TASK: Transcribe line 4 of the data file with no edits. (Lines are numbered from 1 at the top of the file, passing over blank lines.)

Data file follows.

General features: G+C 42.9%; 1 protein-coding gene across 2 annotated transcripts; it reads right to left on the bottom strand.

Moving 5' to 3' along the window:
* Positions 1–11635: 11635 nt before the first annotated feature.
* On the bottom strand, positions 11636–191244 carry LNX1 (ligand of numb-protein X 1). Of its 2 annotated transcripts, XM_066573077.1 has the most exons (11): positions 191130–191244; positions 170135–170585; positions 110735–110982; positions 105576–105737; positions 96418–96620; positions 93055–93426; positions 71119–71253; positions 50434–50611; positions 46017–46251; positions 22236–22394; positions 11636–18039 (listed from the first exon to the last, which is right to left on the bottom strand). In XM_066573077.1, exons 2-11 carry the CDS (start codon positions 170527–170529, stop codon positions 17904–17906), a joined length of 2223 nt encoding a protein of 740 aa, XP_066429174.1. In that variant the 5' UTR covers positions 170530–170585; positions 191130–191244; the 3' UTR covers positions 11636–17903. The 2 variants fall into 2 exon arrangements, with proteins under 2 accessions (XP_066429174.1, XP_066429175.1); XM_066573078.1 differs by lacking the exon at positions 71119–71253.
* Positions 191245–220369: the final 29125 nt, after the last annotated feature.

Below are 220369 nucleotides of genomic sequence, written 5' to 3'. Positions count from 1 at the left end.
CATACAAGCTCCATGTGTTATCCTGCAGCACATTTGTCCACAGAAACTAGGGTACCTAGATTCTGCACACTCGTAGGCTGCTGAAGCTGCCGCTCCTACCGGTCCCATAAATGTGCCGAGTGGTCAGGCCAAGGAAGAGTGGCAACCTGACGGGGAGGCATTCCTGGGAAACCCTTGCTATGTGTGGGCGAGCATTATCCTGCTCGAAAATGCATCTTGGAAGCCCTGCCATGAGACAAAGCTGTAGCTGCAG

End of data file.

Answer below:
* On the bottom strand, positions 11636–191244 carry LNX1 (ligand of numb-protein X 1). Of its 2 annotated transcripts, XM_066573077.1 has the most exons (11): positions 191130–191244; positions 170135–170585; positions 110735–110982; positions 105576–105737; positions 96418–96620; positions 93055–93426; positions 71119–71253; positions 50434–50611; positions 46017–46251; positions 22236–22394; positions 11636–18039 (listed from the first exon to the last, which is right to left on the bottom strand). In XM_066573077.1, exons 2-11 carry the CDS (start codon positions 170527–170529, stop codon positions 17904–17906), a joined length of 2223 nt encoding a protein of 740 aa, XP_066429174.1. In that variant the 5' UTR covers positions 170530–170585; positions 191130–191244; the 3' UTR covers positions 11636–17903. The 2 variants fall into 2 exon arrangements, with proteins under 2 accessions (XP_066429174.1, XP_066429175.1); XM_066573078.1 differs by lacking the exon at positions 71119–71253.